The researchers removed part of the chip's protective covering and focused light from an camera flash on particular parts of a smart card's microprocessor using a microscope . This ionises the silicon and 'flips' the individual bits stored on different parts of the card allowing data stored on the card to be probed and altered. An ordinary smart card reader is used to monitor the process.

Another group at Cambridge University has developed a microchip design that could protect against the attack. The team has designed a more complex 'asynchronous' microprocessor that would not respond in the same way to light interference.

Full story: New Scientist Back to top


Scientists get atoms ready for a close-up
May 13, 2002

Scientists at Lucent Technologies' Bell Labs have developed a microscopy technique that can zoom in on individual atoms within a chunk of silicon. Scientists previously were able to take pictures of individual atoms only when they were sticking out on the surface.

The ability to spot individual atoms becomes important as electrical engineers continue to jam more transistors into computer chips. To tailor silicon's electronic properties, small amounts of other elements like antimony, which contribute electrons to conduct current, are diffused in. Because of the shrinking of transistors, it will become necessary to check that the added atoms are going in the right place.

The Lucent microscope shoots a narrow beam of high-energy electrons through a very thin sheet of silicon - about one one-thousandth as wide as a human hair - and looks at how the electrons are deflected. Antimony atoms are heavier than silicon and scatter the electrons at sharper angles, which gives away their positions.

Full story: New York Times Back to top


Study: phone shields do not work
May 16, 2002

Cell phone earpiece pads and shields are 'ineffective' in reducing the amount of radiation absorbed by the head, according to a recent study by British scientists.

After testing shields, antenna clips, hats and other devices marketed for reducing cell phone emissions, the Department of Trade and Industry in Britain found such devices do not work. And the few devices that do work, do so at the expense of good reception. To lessen the amount of exposure, the scientists recommended using a headset or ear bud.

British government officials were not the only ones to question the veracity of claims made by cell phone shielding manufacturers. US regulators recently filed a lawsuit against two companies that sold devices that claimed to block potential health risks from mobile phones. Full report (PDF) at: http://www.dti.gov.uk/cii/docs/R500016att.pdf

Full story: Wired News Back to top


New ultrasound lets parents 'touch' unborn child
May 15, 2002

Expectant parents who cannot wait to feel their baby's touch soon may be able to preview that sensation while the child is still in the womb, thanks to computer software developed by US company Novint Technologies that adds a touch-like component to 3-D ultrasound technology.

The e-Touch software replicates the sensation of touch through a special stylus traced over the ultrasound image of the unborn child. The software also helps enhance the 3-D picture, according to the company.

Touch technology may have important medical applications. It could help in monitoring a foetus' development, evaluating breast tumours or colon polyps, reducing surgical errors by allowing a doctor to practice before performing an operation, or in the training of medical residents.

Used together with a CT scan or MRI image, the software lets a physician feel textures and surfaces of the patient's body, similar to what occurs once an operation is already under way.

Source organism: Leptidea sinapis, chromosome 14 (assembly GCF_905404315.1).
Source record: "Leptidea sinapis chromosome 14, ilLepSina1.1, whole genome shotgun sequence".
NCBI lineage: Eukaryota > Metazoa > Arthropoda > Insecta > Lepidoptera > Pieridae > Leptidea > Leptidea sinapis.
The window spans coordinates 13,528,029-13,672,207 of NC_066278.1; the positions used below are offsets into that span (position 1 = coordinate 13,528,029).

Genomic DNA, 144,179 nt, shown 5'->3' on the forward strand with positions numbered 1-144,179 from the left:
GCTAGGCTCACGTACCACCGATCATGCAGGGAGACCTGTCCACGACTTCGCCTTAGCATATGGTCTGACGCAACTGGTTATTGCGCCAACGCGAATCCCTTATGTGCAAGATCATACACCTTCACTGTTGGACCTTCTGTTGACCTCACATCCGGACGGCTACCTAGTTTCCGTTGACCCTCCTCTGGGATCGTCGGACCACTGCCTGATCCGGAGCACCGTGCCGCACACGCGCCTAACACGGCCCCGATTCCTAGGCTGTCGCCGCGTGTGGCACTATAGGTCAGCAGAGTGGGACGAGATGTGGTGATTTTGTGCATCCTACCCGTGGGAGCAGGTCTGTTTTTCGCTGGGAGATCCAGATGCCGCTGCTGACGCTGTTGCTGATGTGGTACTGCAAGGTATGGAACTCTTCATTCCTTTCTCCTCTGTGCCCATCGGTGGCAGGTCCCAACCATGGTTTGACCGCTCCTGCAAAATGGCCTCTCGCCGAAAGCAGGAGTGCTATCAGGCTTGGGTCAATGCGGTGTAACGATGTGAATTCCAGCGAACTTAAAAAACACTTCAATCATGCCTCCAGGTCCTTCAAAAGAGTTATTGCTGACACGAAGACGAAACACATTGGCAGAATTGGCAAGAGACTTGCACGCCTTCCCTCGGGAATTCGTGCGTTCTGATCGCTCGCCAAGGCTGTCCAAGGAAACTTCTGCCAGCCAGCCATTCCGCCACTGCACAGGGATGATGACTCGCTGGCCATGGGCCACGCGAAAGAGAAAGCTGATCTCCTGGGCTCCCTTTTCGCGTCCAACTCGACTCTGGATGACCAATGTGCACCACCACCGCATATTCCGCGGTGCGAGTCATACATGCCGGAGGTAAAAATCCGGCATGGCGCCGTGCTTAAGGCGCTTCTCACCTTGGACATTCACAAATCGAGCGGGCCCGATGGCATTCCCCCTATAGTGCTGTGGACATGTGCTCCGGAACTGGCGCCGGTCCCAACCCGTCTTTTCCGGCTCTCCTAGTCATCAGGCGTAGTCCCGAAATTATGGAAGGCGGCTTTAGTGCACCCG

Full story: Yahoo / Reuters Back to top


Researchers to study how children interact with Aibos
May 15, 2002

As toys imbued with artificial intelligence are becoming more ubiquitous, two researchers at Washington University are examining how children interact with robot pets. The idea is to study whether there may be a psychological impact.

The research is focused on Sony's Aibo robots, which have sold 100,000 worldwide. The researchers fear children may establish friendships that robots cannot live up to. They say early tests show while most children are aware robots are not actually alive, others do not. Some reason they must be living because they are able to learn how to respond to limited commands and move apparently independently.

The researchers expect to publish their results in about a year. Similar studies are planned to evaluate whether the robots interact positively with the elderly.

Full story: Ananova Back to top


Pentagon trains anti-terror sniffer bees
May 15, 2002

The Pentagon is all a-buzz about recruiting networked bees to sniff out bombs. The US government is hoping to use the wired up insects to sniff out minute residues of explosives and lead them to bomb factories and landmines. Each bee will carry a transmitter which can be tracked using a wireless connection to a laptop computer. The bees are trained to think that TNT contains sugar so that they make a beeline for it.

Pentagon researchers say that a trained hive could be put near security checkpoints to raise the alarm should a bomber try to cross. They say that bees are better than dogs at detecting some odours, and that their behaviour can be conditioned by rewards such as sugar-water.

By combining the scent of the sugar solution with tiny residues of TNT, scientists can train the bees to associate the 'molecular trail' of TNT with food. Pentagon researchers claim that they have already succeeded in getting bees to ignore flowers and swarm around explosives.

Full story: VNUnet UK Back to top


Nasa searches web for antiquated computer parts
May 13, 2002

The US space agency Nasa has begun trawling the internet for spare parts for its shuttles. Nasa is hunting internet sale and auction sites such as Yahoo and e-Bay for shuttle parts that are so antiquated, they would be unrecognisable to the average computer user today.

The agency is particularly short of a type of Intel computer chip known as the 8086. A chip similar to this was used to power the first PCs made by IBM in 1981 - the same year as the first shuttle launch. The shuttle operators also need eight-inch floppy disk drives that went out of fashion nearly 20 years ago, and have long since been replaced by much smaller disk drives and CD-Roms.

Nasa is looking for stockpiles of old parts it can buy in bulk to repair old machinery, as well as keeping some spare for future use. The parts will be needed for at least the next 10 years, with the shuttle due to remain in service until 2012 - and there is a possibility of that being extended to 2020.

Full story: BBC News Back to top